August 28, 2009
Companies Request Broadband Stimulus Funds
On Thursday, the federal government announced that it had received requests totaling $28 billion from organizations needing high-speed Internet service.
The government has roughly $4 billion in grants and loans currently available.
The money will be used to connect rural homes and groups to the Internet.
Officials hope the service will stimulate interest in groups who don't often use the Internet, and expand access in public locations like libraries and schools.
Nearly all of the requests, $23.2 billion, are to build Internet lines.
The National Telecommunications and Information Administration and the Rural Utilities Service will decide who will receive the grants in November.
If groups are refused money during the first round of financing, they will still have two more chances to compete for the remaining funds.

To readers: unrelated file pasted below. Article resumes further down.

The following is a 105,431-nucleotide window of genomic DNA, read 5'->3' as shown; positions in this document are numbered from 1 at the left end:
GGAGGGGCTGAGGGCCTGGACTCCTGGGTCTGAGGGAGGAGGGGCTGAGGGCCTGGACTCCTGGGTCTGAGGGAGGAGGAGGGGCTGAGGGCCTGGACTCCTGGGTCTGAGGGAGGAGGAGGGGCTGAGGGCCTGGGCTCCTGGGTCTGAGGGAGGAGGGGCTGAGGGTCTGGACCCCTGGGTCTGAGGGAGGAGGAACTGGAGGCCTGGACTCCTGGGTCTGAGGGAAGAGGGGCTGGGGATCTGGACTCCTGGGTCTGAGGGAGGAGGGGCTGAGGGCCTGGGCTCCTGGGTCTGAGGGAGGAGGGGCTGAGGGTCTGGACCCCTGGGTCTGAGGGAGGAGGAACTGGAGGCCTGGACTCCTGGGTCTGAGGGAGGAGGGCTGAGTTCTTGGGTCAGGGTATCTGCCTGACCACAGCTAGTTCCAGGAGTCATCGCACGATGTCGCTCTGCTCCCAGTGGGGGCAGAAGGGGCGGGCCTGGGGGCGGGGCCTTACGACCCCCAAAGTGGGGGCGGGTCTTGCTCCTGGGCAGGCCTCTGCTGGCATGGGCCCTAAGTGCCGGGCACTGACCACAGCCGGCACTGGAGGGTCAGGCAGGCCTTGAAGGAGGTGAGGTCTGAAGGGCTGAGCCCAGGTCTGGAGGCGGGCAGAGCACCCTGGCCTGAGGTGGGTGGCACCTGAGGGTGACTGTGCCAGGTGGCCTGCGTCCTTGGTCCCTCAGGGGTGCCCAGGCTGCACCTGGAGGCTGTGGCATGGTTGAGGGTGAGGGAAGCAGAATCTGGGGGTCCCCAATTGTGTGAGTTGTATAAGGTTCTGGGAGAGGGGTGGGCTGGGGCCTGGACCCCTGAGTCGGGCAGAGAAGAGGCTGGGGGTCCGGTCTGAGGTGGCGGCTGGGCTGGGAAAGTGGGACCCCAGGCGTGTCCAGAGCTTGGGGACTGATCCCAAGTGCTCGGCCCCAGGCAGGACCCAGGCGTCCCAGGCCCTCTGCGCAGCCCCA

Under the Cash for Clunkers program, the government issue $3 billion to discount 700,000 new cars that could be purchased as replacements for gas guzzling vehicles.
A $787 billion economic stimulus bill passed in January provided funding for that program, and will also provide $7.2 billion for the broadband Internet project.
Some of the $7.2 billion will be used to fund loans, so the total dollar amount that is granted will be higher.
The broadband Internet project is the first time the federal government is making a large-scale effort to expand Internet access.
Phone and cable companies have not been interested in participating in the program.
Qwest Communications International Inc., a large phone company in the Western U.S., said participating in the program offered no benefits for their company.
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